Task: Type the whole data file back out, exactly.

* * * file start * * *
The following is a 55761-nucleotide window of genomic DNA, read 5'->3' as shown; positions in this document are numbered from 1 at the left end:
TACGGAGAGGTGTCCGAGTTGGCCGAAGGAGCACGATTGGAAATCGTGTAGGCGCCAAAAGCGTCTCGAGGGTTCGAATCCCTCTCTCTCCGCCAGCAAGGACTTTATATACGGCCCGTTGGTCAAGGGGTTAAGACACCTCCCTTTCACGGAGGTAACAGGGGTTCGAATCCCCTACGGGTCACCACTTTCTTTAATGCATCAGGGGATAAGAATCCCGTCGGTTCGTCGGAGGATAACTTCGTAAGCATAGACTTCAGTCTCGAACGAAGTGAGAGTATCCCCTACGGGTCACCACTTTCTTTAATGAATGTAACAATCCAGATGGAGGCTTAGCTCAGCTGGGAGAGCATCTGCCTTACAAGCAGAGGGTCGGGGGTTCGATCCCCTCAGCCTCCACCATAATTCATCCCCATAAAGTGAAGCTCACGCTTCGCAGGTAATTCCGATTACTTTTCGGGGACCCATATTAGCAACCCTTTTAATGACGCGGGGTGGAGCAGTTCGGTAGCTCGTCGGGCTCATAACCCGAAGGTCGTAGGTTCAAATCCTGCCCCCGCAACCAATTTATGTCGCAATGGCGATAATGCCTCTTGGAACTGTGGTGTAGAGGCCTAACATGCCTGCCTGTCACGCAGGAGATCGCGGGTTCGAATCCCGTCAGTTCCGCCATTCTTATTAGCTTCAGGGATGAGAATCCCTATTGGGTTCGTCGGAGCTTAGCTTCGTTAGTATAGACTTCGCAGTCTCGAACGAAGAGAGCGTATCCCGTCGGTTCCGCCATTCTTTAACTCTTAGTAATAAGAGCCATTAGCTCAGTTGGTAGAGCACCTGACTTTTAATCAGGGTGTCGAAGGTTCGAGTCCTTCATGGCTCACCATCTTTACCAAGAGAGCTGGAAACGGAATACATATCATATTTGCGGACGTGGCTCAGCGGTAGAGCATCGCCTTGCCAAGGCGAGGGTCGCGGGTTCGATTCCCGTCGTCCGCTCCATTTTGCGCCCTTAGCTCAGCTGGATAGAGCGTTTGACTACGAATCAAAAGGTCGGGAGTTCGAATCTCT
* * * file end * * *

The following is a 55761-nucleotide window of genomic DNA, read 5'->3' as shown; positions in this document are numbered from 1 at the left end:
TACGGAGAGGTGTCCGAGTTGGCCGAAGGAGCACGATTGGAAATCGTGTAGGCGCCAAAAGCGTCTCGAGGGTTCGAATCCCTCTCTCTCCGCCAGCAAGGACTTTATATACGGCCCGTTGGTCAAGGGGTTAAGACACCTCCCTTTCACGGAGGTAACAGGGGTTCGAATCCCCTACGGGTCACCACTTTCTTTAATGCATCAGGGGATAAGAATCCCGTCGGTTCGTCGGAGGATAACTTCGTAAGCATAGACTTCAGTCTCGAACGAAGTGAGAGTATCCCCTACGGGTCACCACTTTCTTTAATGAATGTAACAATCCAGATGGAGGCTTAGCTCAGCTGGGAGAGCATCTGCCTTACAAGCAGAGGGTCGGGGGTTCGATCCCCTCAGCCTCCACCATAATTCATCCCCATAAAGTGAAGCTCACGCTTCGCAGGTAATTCCGATTACTTTTCGGGGACCCATATTAGCAACCCTTTTAATGACGCGGGGTGGAGCAGTTCGGTAGCTCGTCGGGCTCATAACCCGAAGGTCGTAGGTTCAAATCCTGCCCCCGCAACCAATTTATGTCGCAATGGCGATAATGCCTCTTGGAACTGTGGTGTAGAGGCCTAACATGCCTGCCTGTCACGCAGGAGATCGCGGGTTCGAATCCCGTCAGTTCCGCCATTCTTATTAGCTTCAGGGATGAGAATCCCTATTGGGTTCGTCGGAGCTTAGCTTCGTTAGTATAGACTTCGCAGTCTCGAACGAAGAGAGCGTATCCCGTCGGTTCCGCCATTCTTTAACTCTTAGTAATAAGAGCCATTAGCTCAGTTGGTAGAGCACCTGACTTTTAATCAGGGTGTCGAAGGTTCGAGTCCTTCATGGCTCACCATCTTTACCAAGAGAGCTGGAAACGGAATACATATCATATTTGCGGACGTGGCTCAGCGGTAGAGCATCGCCTTGCCAAGGCGAGGGTCGCGGGTTCGATTCCCGTCGTCCGCTCCATTTTGCGCCCTTAGCTCAGCTGGATAGAGCGTTTGACTACGAATCAAAAGGTCGGGAGTTCGAATCTCT